” buddy, you are wrong, let me explain “

    comp

    Consider this react code, ButtonCounter is a component. why? because it is extending React.Component. If you are not aware of classes in JS (introduced in ES6 version).It is just a “syntactical sugar” over existing prototypes.  The keyword is “syntactical sugar”, This means that though the behavior is same, There is only change in the way you write that particular construct. This feature is specifically added keeping developers in mind. To make our lives easier.

    Here is how a class can be implemented in ES5.  on left ES6 class and on right es5 implementation of same.

    camp

    nice, But wait! Did we go off topic? No! not at all. Like class is just a “syntactical sugar” over prototype, The HTML-like (or more correctly XML-like) syntax is just a “syntactical sugar” over react’s way of creating an element. This syntax is enabled by JSX. Which has to be converted back to javascript before running your code on the website. How JSX code converts to javascript, you may ask! Here it is!

    camp

    This understanding immediately made me wiser and also is more clear on how it works under the hood.

    Third, Redux

    One of the reasons I did not show much of interest in react because anytime I start a tutorial (I generally prefer a video series in initial phases than documentation. Hence for me it is more important to find a great video series and well-opinionated host), They included Redux in the series which suggested react alone cannot do much  (which is a wrong assumption).

    Redux is state management library which in itself another library and has a learning curve. But that was one concept I did not focus on. But lately, I have started working on NGRX (which is greatly inspired by redux). As now I have understood the concepts of state management. I believe I will not be overwhelming anymore.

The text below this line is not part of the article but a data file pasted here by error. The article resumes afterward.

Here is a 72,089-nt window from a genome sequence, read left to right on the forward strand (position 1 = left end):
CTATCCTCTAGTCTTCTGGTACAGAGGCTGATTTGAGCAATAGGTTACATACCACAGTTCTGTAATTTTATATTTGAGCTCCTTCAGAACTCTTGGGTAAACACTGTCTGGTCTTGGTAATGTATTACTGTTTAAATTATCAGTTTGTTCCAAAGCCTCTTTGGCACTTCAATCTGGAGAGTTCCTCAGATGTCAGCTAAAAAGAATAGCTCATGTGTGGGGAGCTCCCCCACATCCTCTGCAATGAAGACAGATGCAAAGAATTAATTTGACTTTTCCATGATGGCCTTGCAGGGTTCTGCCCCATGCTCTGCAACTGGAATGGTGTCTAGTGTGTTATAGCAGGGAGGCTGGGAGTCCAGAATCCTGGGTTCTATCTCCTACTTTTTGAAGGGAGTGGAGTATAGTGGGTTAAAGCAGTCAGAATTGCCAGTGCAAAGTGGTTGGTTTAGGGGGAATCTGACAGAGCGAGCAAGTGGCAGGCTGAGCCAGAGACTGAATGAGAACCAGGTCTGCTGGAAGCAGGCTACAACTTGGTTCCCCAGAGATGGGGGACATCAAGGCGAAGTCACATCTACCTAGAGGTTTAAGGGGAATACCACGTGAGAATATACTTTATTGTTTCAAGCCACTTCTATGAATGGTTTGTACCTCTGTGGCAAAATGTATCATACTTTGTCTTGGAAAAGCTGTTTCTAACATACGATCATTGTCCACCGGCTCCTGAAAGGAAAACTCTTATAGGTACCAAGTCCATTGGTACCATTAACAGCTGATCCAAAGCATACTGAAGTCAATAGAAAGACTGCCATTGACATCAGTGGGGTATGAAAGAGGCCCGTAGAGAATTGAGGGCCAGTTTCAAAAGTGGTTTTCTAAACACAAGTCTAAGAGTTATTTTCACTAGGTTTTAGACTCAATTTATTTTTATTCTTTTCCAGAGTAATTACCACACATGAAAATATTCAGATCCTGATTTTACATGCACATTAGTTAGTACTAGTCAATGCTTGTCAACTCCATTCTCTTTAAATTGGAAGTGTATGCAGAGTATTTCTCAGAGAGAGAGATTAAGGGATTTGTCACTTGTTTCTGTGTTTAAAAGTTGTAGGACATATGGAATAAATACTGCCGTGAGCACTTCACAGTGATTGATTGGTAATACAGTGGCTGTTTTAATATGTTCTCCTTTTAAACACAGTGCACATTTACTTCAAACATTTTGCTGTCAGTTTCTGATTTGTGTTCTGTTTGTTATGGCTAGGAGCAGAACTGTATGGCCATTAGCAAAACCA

Now, With a clear understanding and at most zero bias towards any framework or library, I have started learning/developing on react.

    Tip: Before judging make sure you have enough knowledge.

    After this long article, if you are still feeling why you may consider learning react now.  I have a couple of points for you.

    1. In 2016, Most famous JS library JQuery (yup!). But let’s understand why? why because of its compact size. JQuery can only manipulate DOM and nothing more. Which has many use cases, For example, If your whole application is one page and you just want to show top 100 movies. You wouldn’t consider angular because the angular framework itself will be more than your code!
      By 2017, React has overtaken JQuery. Because it offers same compactness and better features overall.
    2. Availability to customize and build an application. What do I mean by it? For example, Angular router comes out of the box when you install angular. But definitely, angular router is not perfect and there may be cases you want to use a 3rd party router. Even you absolutely can do that! it just does not make sense! But with react there is a separation of concerns and gives chance to the developer to make the choice.